Intraluminal pressure was set at 60 or 90 mmHg and vessels were allowed to equilibrate for 60 min during which time they developed a variable degree of myogenic tone. Vessels which did not reduce their diameter by more than 10% were excluded from further experimentation. Following the development of stable myogenic tone, cumulative concentration response curves to either exogenous potassium (+1 to +15 mM), additional to the potassium concentration already present, (i.e. 6 mM) or ACh (10 nM to 10 µM) were constructed by adding them to the external superfusing solution. In some experiments, the responses to potassium or ACh were assessed after 30 min exposure to the combination of Barium (Ba2+, 30 µM) and ouabain (1 µM or 1 mM). The role of sensory nerves in mediating the vasodilator response to potassium and ACh was also assessed. Sensory neurotransmitter depletion was achieved by treatment with capsaicin (1 µM) for 40 min followed by a thirty minute washout period. The responses to either potassium or ACh were re- assessed once the artery had developed stable myogenic tone.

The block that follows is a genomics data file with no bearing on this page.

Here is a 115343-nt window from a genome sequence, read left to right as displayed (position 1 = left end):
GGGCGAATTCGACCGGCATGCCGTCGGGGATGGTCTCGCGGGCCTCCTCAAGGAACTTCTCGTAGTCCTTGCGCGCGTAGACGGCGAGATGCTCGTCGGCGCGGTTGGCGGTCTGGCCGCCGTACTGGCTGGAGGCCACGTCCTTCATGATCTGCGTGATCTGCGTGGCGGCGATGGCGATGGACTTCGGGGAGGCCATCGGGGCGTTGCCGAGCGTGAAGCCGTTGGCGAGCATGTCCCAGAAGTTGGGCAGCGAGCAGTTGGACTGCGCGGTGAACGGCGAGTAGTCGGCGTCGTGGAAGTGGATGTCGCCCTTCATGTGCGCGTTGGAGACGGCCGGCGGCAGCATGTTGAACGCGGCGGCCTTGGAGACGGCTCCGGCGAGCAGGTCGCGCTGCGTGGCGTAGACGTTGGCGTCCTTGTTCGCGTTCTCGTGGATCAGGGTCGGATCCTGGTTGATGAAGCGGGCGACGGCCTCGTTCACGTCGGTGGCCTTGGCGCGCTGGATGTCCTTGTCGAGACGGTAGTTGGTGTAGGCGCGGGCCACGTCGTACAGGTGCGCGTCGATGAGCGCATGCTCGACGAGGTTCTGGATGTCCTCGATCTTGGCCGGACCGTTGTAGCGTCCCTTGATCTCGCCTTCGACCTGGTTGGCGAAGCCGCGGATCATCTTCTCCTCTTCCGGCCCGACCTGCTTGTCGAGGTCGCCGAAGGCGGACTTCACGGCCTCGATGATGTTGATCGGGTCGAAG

Electrophysiology

Rat mesenteric arteries were mounted in a pressure myograph system as described above. It proved impossible to maintain cellular impalements in myogenically active arteries when they were exposed to vasodilators, due to vessel movement. Therefore, electrophysiological responses to potassium or ACh were conducted in two ways; at a sub-myogenic pressure (30 mmHg) or, at 90 mmHg in the presence of the non-selective myosin light-chain kinase inhibitor, wortmannin (1 µM), which abolished the myogenic response, without interfering with the underlying membrane potential [16], [17]. Intracellular recordings were made from smooth muscle cells located near the adventitial-medial border of the mesenteric artery with borosilicate glass microelectrodes (80–160 MΩ) filled with 0.5 M KCl and connected to an Axoclamp bridge amplifier (Axon Instruments Inc., Foster City, USA). The criteria for accepting impalements, were the same as those adopted by Brock and Van Helden [18] with resting membrane potential determined upon withdrawal of the microelectrode. Changes in membrane potential were measured in response to single concentrations of ACh (1 µM) and potassium (+5 mM), applied in a random order. Some experiments examined the effect of carbenoxolone (100 µM) on responses to ACh (1 µM) at 30 mmHg.